Richard Nixon, the 37th President of the United States, was one of the most controversial politicians of the 20th century. For all of his admirable qualities, he was also a man with deep character flaws. His obsession with attaining power and holding onto it at all costs led to his spectacular fall from grace in the form of the Watergate scandal. This article will look a little more deeply at Nixon the man and how he contributed to his own downfall.
Richard Nixon, once said, “I have a quality that I must have inherited from my Mid-Western mother and father, which is, the tougher it gets, the cooler I get.” In fact, the exact opposite was true. According to Richard Nixon’s younger brother, Edward, Richard’s temperament more closely resembled their fathers, who would often “fly off the handle” and would have to be calmed down by their mother. This type of reaction would occur on numerous occasions throughout Richard Nixon’s political life.
Upon hearing in 1954 that the Vietnamese were rebelling against their French colonial occupiers, Nixon, who was Vice President of the United States at the time, suggested to President Eisenhower that the U.S. should send in ground troops to quell the uprising. He even went as far as suggesting the use of nuclear weaponry against the Vietnamese. Nixon feared a domino effect that other countries in the region might follow Vietnam in becoming communist states. On another occasion, when Palestinian terrorists hijacked several airplanes and landed them in Jordan, Nixon ordered the bombing of a Jordanian airfield to the shock of military advisers. Luckily, bad weather put an end to the plan.
Those closest to Nixon felt that he lacked the personality traits of a natural politician. Deep down Nixon was a shy and sensitive person. Nixon’s Secretary of State, Henry Kissinger, said that Nixon was “not gregarious and that he didn’t like to meet people, which was an unusual trait for a politician.” Kissinger says that in order for Nixon to become a politician “he had to in some respects, act against his nature, which was reclusive.”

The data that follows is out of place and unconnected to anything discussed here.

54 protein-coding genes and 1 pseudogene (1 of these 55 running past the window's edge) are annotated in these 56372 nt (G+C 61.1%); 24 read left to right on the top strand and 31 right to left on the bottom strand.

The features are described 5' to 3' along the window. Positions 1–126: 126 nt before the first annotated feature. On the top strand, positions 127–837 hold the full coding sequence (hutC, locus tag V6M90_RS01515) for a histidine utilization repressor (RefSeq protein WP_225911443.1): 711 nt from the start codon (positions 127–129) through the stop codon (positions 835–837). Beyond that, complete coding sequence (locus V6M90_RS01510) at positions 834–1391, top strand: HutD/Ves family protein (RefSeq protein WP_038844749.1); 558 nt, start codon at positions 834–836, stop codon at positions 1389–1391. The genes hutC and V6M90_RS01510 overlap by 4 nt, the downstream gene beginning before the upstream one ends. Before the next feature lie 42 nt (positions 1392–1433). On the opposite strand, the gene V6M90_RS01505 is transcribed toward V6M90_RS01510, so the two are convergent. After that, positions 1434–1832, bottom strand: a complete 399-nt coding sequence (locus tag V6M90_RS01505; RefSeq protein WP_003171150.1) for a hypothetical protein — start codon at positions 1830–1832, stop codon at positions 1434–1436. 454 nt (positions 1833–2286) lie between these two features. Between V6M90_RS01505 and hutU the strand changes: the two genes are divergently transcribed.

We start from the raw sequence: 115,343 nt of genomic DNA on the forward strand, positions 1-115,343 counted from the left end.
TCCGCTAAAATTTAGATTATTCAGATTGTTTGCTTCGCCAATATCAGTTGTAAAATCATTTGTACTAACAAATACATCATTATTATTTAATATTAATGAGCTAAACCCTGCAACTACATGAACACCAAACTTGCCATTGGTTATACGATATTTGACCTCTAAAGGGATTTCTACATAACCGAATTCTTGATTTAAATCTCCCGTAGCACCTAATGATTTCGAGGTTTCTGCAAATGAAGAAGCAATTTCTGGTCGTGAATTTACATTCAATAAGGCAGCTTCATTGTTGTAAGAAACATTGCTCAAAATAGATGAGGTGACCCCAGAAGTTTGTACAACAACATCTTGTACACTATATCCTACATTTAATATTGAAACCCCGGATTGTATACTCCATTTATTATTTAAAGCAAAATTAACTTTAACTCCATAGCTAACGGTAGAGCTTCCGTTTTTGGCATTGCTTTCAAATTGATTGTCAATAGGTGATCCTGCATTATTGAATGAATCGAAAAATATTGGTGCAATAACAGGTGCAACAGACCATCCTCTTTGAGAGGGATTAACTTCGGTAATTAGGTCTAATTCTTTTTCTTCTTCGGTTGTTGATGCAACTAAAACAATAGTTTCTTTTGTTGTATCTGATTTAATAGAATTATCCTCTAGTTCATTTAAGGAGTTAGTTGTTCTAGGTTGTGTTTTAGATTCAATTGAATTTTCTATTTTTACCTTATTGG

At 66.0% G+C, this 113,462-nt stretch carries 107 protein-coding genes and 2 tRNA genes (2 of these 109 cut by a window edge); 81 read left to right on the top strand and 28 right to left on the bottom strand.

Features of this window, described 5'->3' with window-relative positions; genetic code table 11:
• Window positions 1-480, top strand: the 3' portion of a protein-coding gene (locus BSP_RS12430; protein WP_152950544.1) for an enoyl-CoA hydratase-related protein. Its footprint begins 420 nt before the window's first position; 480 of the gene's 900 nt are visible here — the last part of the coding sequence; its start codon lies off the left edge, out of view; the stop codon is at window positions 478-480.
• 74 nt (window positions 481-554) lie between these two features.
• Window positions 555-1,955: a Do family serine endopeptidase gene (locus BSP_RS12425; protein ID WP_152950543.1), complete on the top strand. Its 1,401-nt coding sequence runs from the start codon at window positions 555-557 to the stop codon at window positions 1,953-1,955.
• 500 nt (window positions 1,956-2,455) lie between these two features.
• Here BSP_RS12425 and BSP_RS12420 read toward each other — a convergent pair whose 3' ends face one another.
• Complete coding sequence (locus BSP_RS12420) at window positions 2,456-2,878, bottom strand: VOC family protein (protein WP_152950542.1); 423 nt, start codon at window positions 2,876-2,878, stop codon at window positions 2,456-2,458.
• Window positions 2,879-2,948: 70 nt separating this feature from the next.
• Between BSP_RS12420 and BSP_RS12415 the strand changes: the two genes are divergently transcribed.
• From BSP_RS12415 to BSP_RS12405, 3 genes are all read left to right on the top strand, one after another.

What Nixon did have was an insatiable desire for power and becoming a politician was his means of attaining that power. Nixon was a workaholic and by the early 1950s, it was beginning to have a detrimental effect on his health. A friend lent Nixon a book called “The will to live” by Dr. Arnold Hutschnecker, a psychotherapist with a specific interest in how emotional disturbances impact health. Nixon was so impressed with the book that he made an appointment with the doctor at his practice in New York.
Nixon told Dr. Hutschnecker that lately, he had been nervous and that he was having difficulty sleeping so Dr. Hutschnecker gave Nixon a prescription and told him to come back in two weeks. Nixon visited Dr. Hutschnecker around five times in 1952 and repeatedly turned to him in times of crisis. Dr. Hutschnecker felt that Nixon was suffering from depression and insomnia and while Nixon was not psychotic in any way, he felt that “he had a good deal of neurotic symptoms.” Nixon ultimately stopped meeting with Dr. Hutschnecker, because as Dr. Hutschnecker put it, it was less damaging for a politician to be seen with a prostitute than a psychotherapist.